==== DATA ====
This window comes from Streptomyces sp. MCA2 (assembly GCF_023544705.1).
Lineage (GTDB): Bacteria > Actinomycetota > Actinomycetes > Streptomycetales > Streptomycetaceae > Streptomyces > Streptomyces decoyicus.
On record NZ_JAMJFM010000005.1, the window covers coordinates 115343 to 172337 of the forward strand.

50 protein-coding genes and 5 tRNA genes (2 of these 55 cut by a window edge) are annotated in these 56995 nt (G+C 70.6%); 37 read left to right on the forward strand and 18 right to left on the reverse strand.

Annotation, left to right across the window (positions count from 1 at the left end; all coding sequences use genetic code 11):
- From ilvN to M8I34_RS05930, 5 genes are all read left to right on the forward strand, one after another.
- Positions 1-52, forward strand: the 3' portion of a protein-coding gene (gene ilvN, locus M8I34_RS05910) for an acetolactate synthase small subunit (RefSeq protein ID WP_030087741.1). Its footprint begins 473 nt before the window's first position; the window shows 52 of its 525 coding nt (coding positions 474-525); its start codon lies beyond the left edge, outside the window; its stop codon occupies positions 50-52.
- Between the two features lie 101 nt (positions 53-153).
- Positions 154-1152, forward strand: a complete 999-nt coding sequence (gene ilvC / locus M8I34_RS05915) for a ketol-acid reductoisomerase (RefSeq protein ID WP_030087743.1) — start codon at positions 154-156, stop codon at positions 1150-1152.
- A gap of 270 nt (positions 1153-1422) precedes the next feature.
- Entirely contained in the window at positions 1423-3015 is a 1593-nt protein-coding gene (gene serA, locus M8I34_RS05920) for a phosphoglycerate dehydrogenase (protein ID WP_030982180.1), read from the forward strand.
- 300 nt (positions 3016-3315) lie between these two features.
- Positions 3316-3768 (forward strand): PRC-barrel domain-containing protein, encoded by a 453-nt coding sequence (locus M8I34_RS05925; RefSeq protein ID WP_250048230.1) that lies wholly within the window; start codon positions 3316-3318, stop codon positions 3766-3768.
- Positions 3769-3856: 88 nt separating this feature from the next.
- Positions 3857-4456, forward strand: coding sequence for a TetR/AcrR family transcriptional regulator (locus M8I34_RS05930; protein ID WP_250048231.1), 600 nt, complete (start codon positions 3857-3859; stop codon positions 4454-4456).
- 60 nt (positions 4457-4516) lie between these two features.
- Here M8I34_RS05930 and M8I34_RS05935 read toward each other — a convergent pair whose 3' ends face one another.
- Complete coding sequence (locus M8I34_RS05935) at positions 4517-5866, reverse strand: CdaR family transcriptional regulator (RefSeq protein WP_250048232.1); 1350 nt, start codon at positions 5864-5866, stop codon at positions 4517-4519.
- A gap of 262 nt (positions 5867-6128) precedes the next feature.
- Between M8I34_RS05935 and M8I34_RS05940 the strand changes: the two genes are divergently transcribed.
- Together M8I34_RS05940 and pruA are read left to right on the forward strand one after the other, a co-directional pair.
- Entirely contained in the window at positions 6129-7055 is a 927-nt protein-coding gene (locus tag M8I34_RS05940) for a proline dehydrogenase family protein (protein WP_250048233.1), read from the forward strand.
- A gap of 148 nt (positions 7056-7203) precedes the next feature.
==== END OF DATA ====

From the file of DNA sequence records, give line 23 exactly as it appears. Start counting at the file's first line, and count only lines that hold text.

- A gap of 148 nt (positions 7056-7203) precedes the next feature.